david wong

Hey ! I'm David, a security consultant at Cryptography Services, the crypto team of NCC Group . This is my blog about cryptography and security and other related topics that I find interesting.

I'm officialy an intern at Cryptography Services April 2015

I haven't been posting for a while, and this is because I was busy looking for a place in Chicago. I finally found it! And I just accomplished my first day at Cryptography Services, or rather at Matasano since I'm in their office, or rather at NCC Group since everything must be complicated :D

I arrived and received a bag of swags along with a brand new macbook pro! That's awesome except for the fact that I spent way too much time trying to understand how to properly use it. A few things I've discovered:

  • you can pipe to pbcopy and use pbpaste to play with the clipboard
  • open . in the console opens the current directory in Finder (on windows with cygwin I use explorer .)
  • in the terminal preference: check "use option as meta key" to have all the unix shortcuts in the terminal (alt+b, ctrl+a, etc...)
  • get homebrew to install all the things

I don't know what I'll be blogging about next, because I can't really disclose the work I'll be doing there. But so far the people have been really nice and welcoming, the projects seem to be amazingly interesting (and yeah, I will be working on OpenSSL!! (the audit is public so that I can say :D)). The city is also amazing and I've been really impressed by the food. Every place, every dish and every bite has been a delight :)

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Cryptool... March 2015

I just discovered Cryptool. I can't believed I didn't know about that earlier.

The CrypTool Portal raises awareness and interest in encryption techniques for everyone. All learning programs in the CrypTool project are open source and available for free. The CrypTool project develops the world most-widespread free e-learning programs in the area of cryptography and cryptoanalysis.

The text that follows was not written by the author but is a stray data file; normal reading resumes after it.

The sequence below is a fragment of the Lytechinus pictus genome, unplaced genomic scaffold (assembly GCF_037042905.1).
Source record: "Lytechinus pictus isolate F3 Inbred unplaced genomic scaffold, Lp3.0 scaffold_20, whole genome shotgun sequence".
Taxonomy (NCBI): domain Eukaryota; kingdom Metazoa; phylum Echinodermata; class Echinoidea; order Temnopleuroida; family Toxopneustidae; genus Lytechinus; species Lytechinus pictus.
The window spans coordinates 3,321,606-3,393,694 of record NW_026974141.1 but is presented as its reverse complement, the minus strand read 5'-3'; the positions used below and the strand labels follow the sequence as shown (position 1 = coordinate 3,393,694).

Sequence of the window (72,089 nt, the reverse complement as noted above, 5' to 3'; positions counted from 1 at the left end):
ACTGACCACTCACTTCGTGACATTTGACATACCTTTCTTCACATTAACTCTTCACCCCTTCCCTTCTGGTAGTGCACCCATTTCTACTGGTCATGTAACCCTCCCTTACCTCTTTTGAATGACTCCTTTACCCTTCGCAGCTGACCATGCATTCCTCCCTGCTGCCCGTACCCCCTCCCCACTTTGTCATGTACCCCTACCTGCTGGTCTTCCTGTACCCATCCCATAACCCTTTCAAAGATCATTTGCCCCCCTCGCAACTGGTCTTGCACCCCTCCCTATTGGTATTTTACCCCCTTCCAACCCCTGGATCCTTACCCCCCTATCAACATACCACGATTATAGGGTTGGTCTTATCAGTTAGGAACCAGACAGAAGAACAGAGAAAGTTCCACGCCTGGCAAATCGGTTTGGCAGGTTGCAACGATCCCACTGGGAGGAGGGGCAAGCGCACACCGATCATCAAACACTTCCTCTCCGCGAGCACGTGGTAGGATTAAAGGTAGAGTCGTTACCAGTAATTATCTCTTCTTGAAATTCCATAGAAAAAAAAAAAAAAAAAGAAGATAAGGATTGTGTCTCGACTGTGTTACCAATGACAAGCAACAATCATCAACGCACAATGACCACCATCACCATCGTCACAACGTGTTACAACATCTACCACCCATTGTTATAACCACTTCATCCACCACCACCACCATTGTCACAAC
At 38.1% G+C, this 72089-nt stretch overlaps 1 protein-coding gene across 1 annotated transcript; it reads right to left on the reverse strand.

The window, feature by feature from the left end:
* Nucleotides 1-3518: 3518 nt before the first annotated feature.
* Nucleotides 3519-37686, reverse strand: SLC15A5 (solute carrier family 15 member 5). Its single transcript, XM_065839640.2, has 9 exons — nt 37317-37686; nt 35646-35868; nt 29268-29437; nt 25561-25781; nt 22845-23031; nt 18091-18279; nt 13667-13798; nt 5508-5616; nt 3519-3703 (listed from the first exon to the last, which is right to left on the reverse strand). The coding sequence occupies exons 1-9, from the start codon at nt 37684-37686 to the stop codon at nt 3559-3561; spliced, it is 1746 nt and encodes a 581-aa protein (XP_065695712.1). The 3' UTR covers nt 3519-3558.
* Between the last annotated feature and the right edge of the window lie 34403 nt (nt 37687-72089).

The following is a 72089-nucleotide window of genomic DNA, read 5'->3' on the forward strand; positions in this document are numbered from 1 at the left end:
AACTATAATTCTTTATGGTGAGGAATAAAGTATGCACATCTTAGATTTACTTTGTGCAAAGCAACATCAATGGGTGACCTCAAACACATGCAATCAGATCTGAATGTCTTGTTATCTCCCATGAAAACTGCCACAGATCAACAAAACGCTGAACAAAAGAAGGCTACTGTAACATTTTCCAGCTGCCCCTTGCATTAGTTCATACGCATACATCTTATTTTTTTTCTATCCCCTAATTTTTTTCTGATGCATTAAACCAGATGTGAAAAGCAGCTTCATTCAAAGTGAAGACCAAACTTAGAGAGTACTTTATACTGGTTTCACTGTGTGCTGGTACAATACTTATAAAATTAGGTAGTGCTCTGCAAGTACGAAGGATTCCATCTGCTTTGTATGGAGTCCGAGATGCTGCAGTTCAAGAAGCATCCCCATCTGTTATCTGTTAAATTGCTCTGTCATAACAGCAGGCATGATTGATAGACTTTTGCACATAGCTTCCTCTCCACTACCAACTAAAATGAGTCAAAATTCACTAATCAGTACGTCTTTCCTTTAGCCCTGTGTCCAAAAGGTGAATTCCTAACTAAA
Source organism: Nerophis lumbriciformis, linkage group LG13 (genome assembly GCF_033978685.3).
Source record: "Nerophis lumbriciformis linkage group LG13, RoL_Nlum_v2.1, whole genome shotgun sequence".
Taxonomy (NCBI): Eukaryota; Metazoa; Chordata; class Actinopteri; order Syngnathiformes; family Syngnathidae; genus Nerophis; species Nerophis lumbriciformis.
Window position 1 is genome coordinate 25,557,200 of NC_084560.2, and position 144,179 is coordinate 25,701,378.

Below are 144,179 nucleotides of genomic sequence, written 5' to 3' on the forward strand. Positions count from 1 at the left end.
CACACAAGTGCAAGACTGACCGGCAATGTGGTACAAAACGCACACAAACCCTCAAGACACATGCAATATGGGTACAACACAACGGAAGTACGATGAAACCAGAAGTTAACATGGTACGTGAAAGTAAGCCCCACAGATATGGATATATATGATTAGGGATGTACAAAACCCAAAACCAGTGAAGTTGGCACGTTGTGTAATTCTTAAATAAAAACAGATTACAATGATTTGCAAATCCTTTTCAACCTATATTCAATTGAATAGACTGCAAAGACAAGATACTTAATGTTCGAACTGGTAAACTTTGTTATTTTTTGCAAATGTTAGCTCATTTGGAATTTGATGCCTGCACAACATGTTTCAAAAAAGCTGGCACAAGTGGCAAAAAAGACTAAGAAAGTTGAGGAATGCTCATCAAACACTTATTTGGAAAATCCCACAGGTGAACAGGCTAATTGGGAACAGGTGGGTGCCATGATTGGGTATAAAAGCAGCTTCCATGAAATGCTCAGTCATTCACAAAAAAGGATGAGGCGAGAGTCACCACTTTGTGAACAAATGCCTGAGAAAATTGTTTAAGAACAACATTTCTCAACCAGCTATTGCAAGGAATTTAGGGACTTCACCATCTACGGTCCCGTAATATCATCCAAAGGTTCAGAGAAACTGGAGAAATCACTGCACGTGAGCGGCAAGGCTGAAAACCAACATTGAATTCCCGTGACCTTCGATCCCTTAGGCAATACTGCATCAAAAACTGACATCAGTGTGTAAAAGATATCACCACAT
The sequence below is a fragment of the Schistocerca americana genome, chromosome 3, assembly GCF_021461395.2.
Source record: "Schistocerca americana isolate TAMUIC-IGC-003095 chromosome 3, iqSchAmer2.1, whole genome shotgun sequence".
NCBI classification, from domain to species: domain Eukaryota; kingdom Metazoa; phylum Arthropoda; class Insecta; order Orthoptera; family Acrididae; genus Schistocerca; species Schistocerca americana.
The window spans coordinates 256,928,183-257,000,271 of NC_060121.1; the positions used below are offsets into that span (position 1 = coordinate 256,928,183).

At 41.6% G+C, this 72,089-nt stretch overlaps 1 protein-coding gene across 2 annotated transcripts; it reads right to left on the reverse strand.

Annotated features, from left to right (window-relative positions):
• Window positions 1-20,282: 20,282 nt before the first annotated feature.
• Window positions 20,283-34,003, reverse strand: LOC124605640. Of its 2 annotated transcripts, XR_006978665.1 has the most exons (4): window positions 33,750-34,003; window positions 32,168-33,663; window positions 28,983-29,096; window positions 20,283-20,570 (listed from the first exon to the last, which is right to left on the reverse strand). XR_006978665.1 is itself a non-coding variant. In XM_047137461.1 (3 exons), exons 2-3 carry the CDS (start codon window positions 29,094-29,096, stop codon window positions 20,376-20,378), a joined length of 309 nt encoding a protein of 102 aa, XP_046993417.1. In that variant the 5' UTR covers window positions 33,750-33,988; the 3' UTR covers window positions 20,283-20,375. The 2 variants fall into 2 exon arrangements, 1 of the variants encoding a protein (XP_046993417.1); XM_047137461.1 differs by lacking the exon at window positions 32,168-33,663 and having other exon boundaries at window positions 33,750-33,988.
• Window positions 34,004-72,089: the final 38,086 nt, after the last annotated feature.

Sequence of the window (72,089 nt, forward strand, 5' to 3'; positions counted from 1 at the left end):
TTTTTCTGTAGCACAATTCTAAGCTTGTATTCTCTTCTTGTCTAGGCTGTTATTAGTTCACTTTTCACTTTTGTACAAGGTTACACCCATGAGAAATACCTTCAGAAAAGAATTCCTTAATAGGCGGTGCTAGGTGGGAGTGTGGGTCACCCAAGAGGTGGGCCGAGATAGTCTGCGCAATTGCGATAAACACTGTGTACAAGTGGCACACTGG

On their main page (cryptool portal) you have links to: Cryptool 1, Cryptool 2, JCryptool, Cryptool Online and Mystery Twister C3. Each project is a huge amount of information that was gathered by a group of volunteer (so yeah, for free). There are tons of tutorials and ways to play with ciphers to understand them. There is even a coppersmith and boneh-durfee explanation/implementation of the attacks I implemented these last months... This is huge. I feel like I'm just discovering the tip of the iceberg and it's all really confusing so here's a recap of what is everything, for me and for you :)

Cryptool 1


CrypTool 1 (CT1) was the first version of CrypTool. It was released in 1998 and allows to experiment with different cryptographic algorithms. CT1 runs under Windows. CT1 has two successors: CT2 and JCT.

It doesn't seem like it's useful to dig into this one since CT2 and JCT are supposed to be the updated versions. I've still installed it and it looks really old! But it's super complete and super fast so... still super useful.

Cryptool 2


CrypTool 2 (CT2) supports visual programming and execution of cascades of cryptographic procedures. CT2 also runs under Windows.

I skimmed through it seeing no resemblance to CT1. I have to spend more time with it but CT1 seemed way more educational and complete...



JCrypTool (JCT) is platform-independent and runs under Linux, Mac and Windows.

Haven't tried it yet but it looks like a multiplatform CT2

Cryptool Online

CrypTool-Online (CTO) was released in spring 2009. This tool allows to try out different algorithms in a browser / smartphone.